Blood and Thunder: An Epic of the American West

Front Cover
Random House Large Print, 2006 - History - 861 pages
65 Reviews
In the fall of 1846 the venerable Navajo warrior Narbona, greatest of his people’s chieftains, looked down upon the small town of Santa Fe, the stronghold of the Mexican settlers he had been fighting his whole long life. He had come to see if the rumors were true—if an army of blue-suited soldiers had swept in from the East and utterly defeated his ancestral enemies. As Narbona gazed down on the battlements and cannons of a mighty fort the invaders had built, he realized his foes had been vanquished—but what did the arrival of these “New Men” portend for the Navajo?

Narbona could not have known that “The Army of the West,” in the midst of the longest march in American military history, was merely the vanguard of an inexorable tide fueled by a self-righteous ideology now known as “Manifest Destiny.” For twenty years the Navajo, elusive lords of a huge swath of mountainous desert and pasturelands, would ferociously resist the flood of soldiers and settlers who wished to change their ancient way of life or destroy them.

Hampton Sides’s extraordinary book brings the history of the American conquest of the West to ringing life. It is a tale with many heroes and villains, but as is found in the best history, the same person might be both. At the center of it all stands the remarkable figure of Kit Carson—the legendary trapper, scout, and soldier who embodies all the contradictions and ambiguities of the American experience in the West. Brave and clever, beloved by his contemporaries, Carson was an illiterate mountain man who twice married Indian women and understood and respected the tribes better than any other American alive. Yet he was also a cold-blooded killer who willingly followed orders tantamount to massacre. Carson’s almost unimaginable exploits made him a household name when they were written up in pulp novels known as “blood-and-thunders,” but now that name is a bitter curse for contemporary Navajo, who cannot forget his role in the travails of their ancestors.
  

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Review: Blood and Thunder: The Epic Story of Kit Carson & the Conquest of the American West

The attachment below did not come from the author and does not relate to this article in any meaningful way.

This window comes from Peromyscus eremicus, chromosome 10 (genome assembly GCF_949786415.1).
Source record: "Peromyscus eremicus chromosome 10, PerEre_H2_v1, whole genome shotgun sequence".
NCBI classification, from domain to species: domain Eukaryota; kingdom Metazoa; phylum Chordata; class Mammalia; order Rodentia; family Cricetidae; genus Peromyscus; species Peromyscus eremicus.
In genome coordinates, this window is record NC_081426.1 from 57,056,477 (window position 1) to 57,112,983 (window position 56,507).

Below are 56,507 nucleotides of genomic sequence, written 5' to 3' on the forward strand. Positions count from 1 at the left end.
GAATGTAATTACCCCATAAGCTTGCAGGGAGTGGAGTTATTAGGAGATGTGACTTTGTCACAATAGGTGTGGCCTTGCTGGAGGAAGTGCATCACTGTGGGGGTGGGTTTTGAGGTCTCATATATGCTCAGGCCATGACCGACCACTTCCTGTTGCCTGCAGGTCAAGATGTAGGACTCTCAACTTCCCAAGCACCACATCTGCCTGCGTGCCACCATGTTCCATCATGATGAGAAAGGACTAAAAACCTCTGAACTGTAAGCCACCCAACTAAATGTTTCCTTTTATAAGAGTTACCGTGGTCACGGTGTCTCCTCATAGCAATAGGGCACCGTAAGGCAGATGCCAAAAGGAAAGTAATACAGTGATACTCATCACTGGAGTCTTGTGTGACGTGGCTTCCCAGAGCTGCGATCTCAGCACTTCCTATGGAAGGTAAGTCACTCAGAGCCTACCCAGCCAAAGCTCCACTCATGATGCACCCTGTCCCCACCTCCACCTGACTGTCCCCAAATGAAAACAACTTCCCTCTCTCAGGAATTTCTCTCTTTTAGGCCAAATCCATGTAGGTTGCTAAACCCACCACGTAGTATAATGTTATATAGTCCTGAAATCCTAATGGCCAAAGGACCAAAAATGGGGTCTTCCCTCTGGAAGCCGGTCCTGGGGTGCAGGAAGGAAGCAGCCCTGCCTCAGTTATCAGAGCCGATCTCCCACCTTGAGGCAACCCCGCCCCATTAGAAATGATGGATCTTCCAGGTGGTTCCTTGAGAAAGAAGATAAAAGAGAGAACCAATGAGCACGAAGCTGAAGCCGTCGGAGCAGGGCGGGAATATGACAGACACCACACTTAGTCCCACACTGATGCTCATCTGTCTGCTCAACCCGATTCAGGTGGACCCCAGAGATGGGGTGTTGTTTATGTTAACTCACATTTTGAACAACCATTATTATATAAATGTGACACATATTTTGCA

User Review  - Hayden Teo - Goodreads

This is the single best book on history I have ever read, period. Rarely do I say it, but it is a book that should be read by everyone. Sides balances meticulous research with powerful storytelling in a book that weaves a sprawling tapestry of one of America's most dramatic periods of change. Read full review

Review: Blood and Thunder: An Epic of the American West

User Review  - Chrissie - Goodreads

This review is not a summary of the events discussed in the book itself. Instead read the book to learn of America's expansion westward to the Pacific in the middle of the 1800sand of fascinating ... Read full review

Contents

A Perfect Butchery
150
The Fire of Montezuma
156
Your Duty Mr Carson
163
Daggers in Every Look
179
Men with Ears Down to Their Ankles
190
2 The Hall of Final Ruin
197
The New Men
212
The Crim Metronome 217
232
The Death Knot
390
Men without Eyes
401
Blood and Thunder
424
kkkk
459
Fortress Rock
610
The Long Walk
633
Adobe Walls
652
The Condition of the Tribes
671

The Devils Turnpike
245
Our Red Children
265
Cold Steel
269
El Crepusculo
290
American Mercury
324
Time at Last Sets All Things Even
334
A Broken Country
347
The Finest Head I Ever Saw
381
Crossing Purgatory
685
In Beauty We Walk
699
A Note on the Sources
710
Selected Bibliography
771
Acknowledgments
808
Art Credits
831
Copyright

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About the author (2006)

\A native of Memphis, HAMPTON SIDES is editor-at-large for Outside magazine and the author of the international bestseller Ghost Soldiers, which was the basis for the 2005 Miramax film The Great Raid. Ghost Soldiers won the 2002 PEN USA Award for nonfiction and the 2002 Discover Award from Barnes & Noble, and his magazine work has been twice nominated for National Magazine Awards for feature writing. Hampton is also the author of Americana and Stomping Grounds. A graduate of Yale with a B.A. in history, he lives in New Mexico with his wife, Anne, and their three sons.

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